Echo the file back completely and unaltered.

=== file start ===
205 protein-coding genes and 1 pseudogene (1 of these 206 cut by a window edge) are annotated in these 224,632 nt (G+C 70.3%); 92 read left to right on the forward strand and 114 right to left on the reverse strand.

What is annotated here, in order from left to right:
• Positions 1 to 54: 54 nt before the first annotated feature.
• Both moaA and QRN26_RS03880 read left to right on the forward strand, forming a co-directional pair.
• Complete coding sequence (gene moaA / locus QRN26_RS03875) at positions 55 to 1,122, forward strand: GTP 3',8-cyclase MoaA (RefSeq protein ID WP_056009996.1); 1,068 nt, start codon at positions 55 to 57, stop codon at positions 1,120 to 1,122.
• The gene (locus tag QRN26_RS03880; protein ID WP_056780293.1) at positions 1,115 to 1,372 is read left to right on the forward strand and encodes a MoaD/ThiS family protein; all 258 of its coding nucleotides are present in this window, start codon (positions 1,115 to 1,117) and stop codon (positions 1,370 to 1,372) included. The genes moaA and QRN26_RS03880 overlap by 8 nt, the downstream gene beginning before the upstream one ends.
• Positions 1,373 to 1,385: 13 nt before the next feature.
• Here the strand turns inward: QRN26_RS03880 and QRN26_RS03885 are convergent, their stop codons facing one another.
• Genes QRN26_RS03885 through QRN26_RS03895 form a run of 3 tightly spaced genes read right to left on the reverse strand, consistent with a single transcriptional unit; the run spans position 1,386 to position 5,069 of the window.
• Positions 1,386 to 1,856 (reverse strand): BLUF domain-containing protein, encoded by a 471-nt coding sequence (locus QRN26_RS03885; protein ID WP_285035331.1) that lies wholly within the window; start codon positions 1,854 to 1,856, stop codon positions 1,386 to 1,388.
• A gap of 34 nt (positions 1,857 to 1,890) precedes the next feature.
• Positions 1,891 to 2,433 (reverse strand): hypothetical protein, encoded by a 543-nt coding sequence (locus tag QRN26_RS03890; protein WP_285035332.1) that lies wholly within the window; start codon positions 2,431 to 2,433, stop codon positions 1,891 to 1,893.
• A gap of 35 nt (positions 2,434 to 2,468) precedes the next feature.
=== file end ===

205 protein-coding genes and 1 pseudogene (1 of these 206 cut by a window edge) are annotated in these 224,632 nt (G+C 70.3%); 92 read left to right on the forward strand and 114 right to left on the reverse strand.

What is annotated here, in order from left to right:
• Positions 1 to 54: 54 nt before the first annotated feature.
• Both moaA and QRN26_RS03880 read left to right on the forward strand, forming a co-directional pair.
• Complete coding sequence (gene moaA / locus QRN26_RS03875) at positions 55 to 1,122, forward strand: GTP 3',8-cyclase MoaA (RefSeq protein ID WP_056009996.1); 1,068 nt, start codon at positions 55 to 57, stop codon at positions 1,120 to 1,122.
• The gene (locus tag QRN26_RS03880; protein ID WP_056780293.1) at positions 1,115 to 1,372 is read left to right on the forward strand and encodes a MoaD/ThiS family protein; all 258 of its coding nucleotides are present in this window, start codon (positions 1,115 to 1,117) and stop codon (positions 1,370 to 1,372) included. The genes moaA and QRN26_RS03880 overlap by 8 nt, the downstream gene beginning before the upstream one ends.
• Positions 1,373 to 1,385: 13 nt before the next feature.
• Here the strand turns inward: QRN26_RS03880 and QRN26_RS03885 are convergent, their stop codons facing one another.
• Genes QRN26_RS03885 through QRN26_RS03895 form a run of 3 tightly spaced genes read right to left on the reverse strand, consistent with a single transcriptional unit; the run spans position 1,386 to position 5,069 of the window.
• Positions 1,386 to 1,856 (reverse strand): BLUF domain-containing protein, encoded by a 471-nt coding sequence (locus QRN26_RS03885; protein ID WP_285035331.1) that lies wholly within the window; start codon positions 1,854 to 1,856, stop codon positions 1,386 to 1,388.
• A gap of 34 nt (positions 1,857 to 1,890) precedes the next feature.
• Positions 1,891 to 2,433 (reverse strand): hypothetical protein, encoded by a 543-nt coding sequence (locus tag QRN26_RS03890; protein WP_285035332.1) that lies wholly within the window; start codon positions 2,431 to 2,433, stop codon positions 1,891 to 1,893.
• A gap of 35 nt (positions 2,434 to 2,468) precedes the next feature.